The conservation of resources (COR) theory suggests that resource loss is the central mechanism driving adaptation to stress. Resources broadly include those personal, social, and material resources that we centrally value and are often divided between internal and external resources (Hobfoll, 1998; Hou and Wan, 2012). Internal or personal resources consist of entities that are possessed by the self and can be mobilized on one’s own such as sense of self-worth, sense of control over one’s life, and optimism (Diener et al., 2003). External resources consist of entities that are embedded within the physical environment or interpersonal interactions, such as social relationships, money, and employment (House et al., 1988). A summary of media reports revealed that people supported the Movement because they foresaw threat of resource loss including abolishment of the rule of law and deprivation of freedom (e.g., speech and press) (Bertolini, 2015; Cheung, 2014). Use of tear gas and pepper spray, physical assaults to suppress the protestors, and cases of selective law enforcement (e.g., non-action to some violence against the protestors by anti-protestors) further heightened people’s perceived threat of potential political oppression if there was no universal suffrage in 2017. The Umbrella Movement could be understood as an investment of internal or external resources to create passageways for political resources, i.e., democracy and universal suffrage, among some Hong Kong citizens (Hobfoll, 2012). A recent study focusing on the Arab Spring in North Africa and the Middle East has shown that the timing of social protest is linked to a particular increase in food prices (Lagi et al., 2011). This suggests that the inability to provide for oneself and family, the lack of self-sufficiency, and the fear of economic loss and deprivation are also some of the prime drivers of social action. Perhaps the most potent example of the consequences of the depletion of internal and external resources was the actions of Mohammed Bouazizi, a street vendor, in Tunisia on December 17, 2010. He, after having had his wares confiscated by municipal workers, set fire to himself, thus setting in motion the events that led to the Arab Spring (Dupont and Passy, 2011).

Despite the possibility that social protests could create resource passageways, they also have the power of depleting internal and external resources, which has central impact on the citizens’ psychological and physical well-being. Preventing depletion of these resources is key for maintaining healthy functioning (Hobfoll, 1998; Hobfoll et al., 2009; Hou and Lam, 2014; Hou et al., 2010a, 2010b, 2015). In Cairo, Egypt, citizens who were injured in political demonstrations reported higher levels of psychiatric symptoms than patients who experienced physical trauma from other causes. In both groups (N¼120 each), similar levels of perceived external control over life (e.g., other important persons, fate, chance) were reported and predicted higher symptoms, suggesting the adverse impact of possible depletion of personal resources (Papanikolaou et al., 2013).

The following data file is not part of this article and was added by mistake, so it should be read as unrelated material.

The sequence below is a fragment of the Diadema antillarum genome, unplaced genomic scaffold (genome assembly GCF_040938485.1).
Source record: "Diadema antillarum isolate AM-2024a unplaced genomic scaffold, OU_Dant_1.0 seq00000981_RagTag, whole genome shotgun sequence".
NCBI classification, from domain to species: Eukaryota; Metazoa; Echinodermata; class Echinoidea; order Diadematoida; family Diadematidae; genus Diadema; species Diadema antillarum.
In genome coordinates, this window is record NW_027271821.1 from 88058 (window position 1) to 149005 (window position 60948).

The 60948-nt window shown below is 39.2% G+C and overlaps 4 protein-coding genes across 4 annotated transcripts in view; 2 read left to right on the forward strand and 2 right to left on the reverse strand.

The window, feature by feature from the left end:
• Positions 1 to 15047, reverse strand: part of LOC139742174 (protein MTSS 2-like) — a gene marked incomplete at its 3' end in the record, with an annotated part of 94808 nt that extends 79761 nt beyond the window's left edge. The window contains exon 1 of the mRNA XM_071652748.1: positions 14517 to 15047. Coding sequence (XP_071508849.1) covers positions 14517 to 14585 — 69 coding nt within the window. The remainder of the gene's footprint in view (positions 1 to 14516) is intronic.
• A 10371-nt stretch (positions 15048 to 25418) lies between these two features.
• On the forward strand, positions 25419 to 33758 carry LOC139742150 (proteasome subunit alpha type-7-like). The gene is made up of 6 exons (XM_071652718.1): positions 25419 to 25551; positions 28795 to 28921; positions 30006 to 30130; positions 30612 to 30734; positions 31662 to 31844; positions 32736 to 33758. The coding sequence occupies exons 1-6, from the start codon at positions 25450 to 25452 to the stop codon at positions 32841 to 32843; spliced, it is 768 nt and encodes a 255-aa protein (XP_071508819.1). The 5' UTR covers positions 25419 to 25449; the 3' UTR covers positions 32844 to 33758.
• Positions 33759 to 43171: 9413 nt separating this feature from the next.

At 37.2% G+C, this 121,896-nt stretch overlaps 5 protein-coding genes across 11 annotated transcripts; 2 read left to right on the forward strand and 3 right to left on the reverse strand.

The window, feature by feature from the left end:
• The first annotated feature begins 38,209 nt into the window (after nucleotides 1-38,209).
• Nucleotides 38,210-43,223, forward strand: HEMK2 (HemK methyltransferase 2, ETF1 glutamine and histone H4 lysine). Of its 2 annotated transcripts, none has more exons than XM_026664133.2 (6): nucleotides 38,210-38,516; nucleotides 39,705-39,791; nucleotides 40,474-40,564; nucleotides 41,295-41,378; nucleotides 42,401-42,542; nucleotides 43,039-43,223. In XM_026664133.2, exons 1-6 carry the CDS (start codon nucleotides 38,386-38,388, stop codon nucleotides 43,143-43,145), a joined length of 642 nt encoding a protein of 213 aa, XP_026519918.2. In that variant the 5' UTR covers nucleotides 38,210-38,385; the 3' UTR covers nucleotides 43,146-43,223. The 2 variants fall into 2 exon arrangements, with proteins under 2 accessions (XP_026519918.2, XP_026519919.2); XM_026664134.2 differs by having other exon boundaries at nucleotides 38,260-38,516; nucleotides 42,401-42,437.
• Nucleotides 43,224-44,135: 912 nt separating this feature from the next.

There is limited study of the psychological and health impact of political movements with reference to resource loss (de la Sablonnière et al., 2013). Prior studies reported the association between resource loss and psychological functioning during major social upheaval. Among 145 Russian women in the midst of Russian economic transition, loss of economic resources (e.g., housing, stable employment) predicted depressive symptoms both directly and indirectly through a reduction of a personal sense of mastery over their life situations (Shteyn et al., 2003). Among Israeli settlers (N¼190) who had faced terrorism and armed conflict and were subsequently evacuated by force from Gaza, a place that provided them with economic compensation and ideological and religious meaning, loss of economic resources (e.g., economic suffering, property damage) predicted clinically significant depressive symptoms, whereas loss of personal and social resources (e.g., confidence in coping with major crises, social intimacy) predicted both depressive and posttraumatic stress symptoms (Hall et al., 2008). A recent population-representative study conducted among 643 adults living in the Palestinian Authority found that the most salient predictor of new cases of posttraumatic stress disorder was social resource loss (Hall et al., 2015). A study among 4838 East and West Germans found that loss of social and economic resources (e.g., partner relationships, standard of living) between 1986 and 1996 after the fall of the Berlin Wall predicted lower life satisfaction and higher negative affect (Westerhof and Keyes, 2006).